A Glimpse Into How Wes Anderson Creatively Remixes/Recycles Scenes in His Different Films

Wes Anderson’s movies always trigger a healthy buzz in the pop culture world, and his recently released Grand Budapest Hotel is no different. Already, the film has won the Silver Bear at the Berlin International Film Festival, and if IMDB ratings are anything to go by, it’s well on its way to becoming another Anderson classic.

Anderson’s cinematic style is one of the most distinctive in Hollywood today, and we’ve recently written about two video essays that highlight some of his favorite stylistic techniques. If you’ve ever seen The Royal Tenenbaums, you’ll immediately recognize his trademark visuals: the soft, surreal palette, the tightly framed centered shots, and the steady camerawork are among his favorite tools.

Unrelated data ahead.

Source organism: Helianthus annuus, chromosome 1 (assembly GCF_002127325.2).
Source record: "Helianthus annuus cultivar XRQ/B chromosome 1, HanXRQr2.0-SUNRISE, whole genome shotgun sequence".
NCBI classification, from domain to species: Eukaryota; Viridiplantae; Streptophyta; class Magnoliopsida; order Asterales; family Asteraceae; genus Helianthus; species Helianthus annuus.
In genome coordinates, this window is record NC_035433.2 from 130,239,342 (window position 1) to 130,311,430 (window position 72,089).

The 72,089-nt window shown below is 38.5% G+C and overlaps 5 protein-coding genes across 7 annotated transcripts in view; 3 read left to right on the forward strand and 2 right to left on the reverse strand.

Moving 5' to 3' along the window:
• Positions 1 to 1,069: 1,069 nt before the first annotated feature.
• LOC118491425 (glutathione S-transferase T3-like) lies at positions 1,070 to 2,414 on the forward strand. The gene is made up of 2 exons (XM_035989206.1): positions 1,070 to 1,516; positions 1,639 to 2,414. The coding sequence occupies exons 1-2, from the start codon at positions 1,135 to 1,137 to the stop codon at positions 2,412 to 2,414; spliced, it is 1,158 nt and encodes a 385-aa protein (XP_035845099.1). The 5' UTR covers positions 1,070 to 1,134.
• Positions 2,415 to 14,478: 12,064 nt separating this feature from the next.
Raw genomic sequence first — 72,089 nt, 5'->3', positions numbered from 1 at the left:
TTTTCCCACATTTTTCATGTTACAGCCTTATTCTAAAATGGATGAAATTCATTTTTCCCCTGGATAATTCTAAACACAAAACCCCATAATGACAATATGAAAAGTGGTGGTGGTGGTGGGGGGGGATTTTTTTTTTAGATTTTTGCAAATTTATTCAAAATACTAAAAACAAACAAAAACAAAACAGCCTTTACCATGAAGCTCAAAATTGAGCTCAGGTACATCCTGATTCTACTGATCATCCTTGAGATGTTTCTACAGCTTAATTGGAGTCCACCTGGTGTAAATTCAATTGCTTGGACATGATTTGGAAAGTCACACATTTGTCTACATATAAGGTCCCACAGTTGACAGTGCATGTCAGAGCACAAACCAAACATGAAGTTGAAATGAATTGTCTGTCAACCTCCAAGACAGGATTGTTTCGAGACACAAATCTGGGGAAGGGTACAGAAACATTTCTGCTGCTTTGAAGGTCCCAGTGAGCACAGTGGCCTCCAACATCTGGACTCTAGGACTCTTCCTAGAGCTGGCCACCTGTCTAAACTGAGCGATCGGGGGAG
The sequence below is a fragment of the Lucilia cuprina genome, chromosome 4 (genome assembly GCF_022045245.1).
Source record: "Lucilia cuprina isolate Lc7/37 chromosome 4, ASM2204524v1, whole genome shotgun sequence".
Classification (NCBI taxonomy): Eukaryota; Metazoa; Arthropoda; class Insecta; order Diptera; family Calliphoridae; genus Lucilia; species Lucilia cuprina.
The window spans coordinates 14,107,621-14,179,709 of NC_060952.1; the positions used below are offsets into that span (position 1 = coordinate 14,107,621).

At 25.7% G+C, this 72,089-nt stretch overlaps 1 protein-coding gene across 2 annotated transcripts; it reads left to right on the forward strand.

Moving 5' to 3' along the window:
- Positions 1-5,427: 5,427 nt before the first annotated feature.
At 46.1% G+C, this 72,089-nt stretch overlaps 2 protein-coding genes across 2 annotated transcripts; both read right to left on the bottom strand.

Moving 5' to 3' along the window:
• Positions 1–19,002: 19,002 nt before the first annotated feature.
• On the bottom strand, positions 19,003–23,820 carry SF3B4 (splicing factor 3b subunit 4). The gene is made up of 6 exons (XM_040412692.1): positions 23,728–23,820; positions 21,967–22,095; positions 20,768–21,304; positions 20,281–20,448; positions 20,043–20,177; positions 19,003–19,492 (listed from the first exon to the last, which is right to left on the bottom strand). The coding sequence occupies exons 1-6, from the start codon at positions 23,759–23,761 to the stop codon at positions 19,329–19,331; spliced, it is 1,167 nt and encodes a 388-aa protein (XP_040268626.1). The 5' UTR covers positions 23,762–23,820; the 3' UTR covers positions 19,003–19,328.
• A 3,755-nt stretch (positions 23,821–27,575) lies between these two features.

Above, we bring you yet another visual essay on Anderson’s filmmaking, courtesy of the Criterion Collection. This time, however, the focus is Anderson’s sole animated feature, Fantastic Mr. Fox. The clip, entitled The Fox & Mr. Anderson, is a split-screen short, which matches Mr. Fox to Anderson’s other films, shot for perfect shot. Here we see the Mr. Fox protagonists marching in step with the brothers of The Darjeeling Limited, and Steve Zissou, of The Life Aquatic With Steve Zissou fame, mirroring the scowl of Mr. Fox himself; here is Rat, Fox’s mortal enemy, lying wounded, opposite Rushmore’s  injured Max Fischer. While brief, the collection is a beautiful anthology of Anderson’s work and some of the visuals that make encore performances.

via Biblioklept

Ilia Blinderman is a Montreal-based culture and science writer. Follow him at @iliablinderman, or read more of his writing at the Huffington Post.

Related Content:

Watch 7 New Video Essays on Wes Anderson’s Films: RushmoreThe Royal Tenenbaums & More

Wes Anderson’s Favorite Films: MoonstruckRosemary’s Baby, and Luis Buñuel’s The Exterminating Angel

Watch Wes Anderson’s Charming New Short Film, Castello Cavalcanti, Starring Jason Schwartzman

Wes Anderson’s First Short Film: The Black-and-White, Jazz-Scored Bottle Rocket (1992)

 



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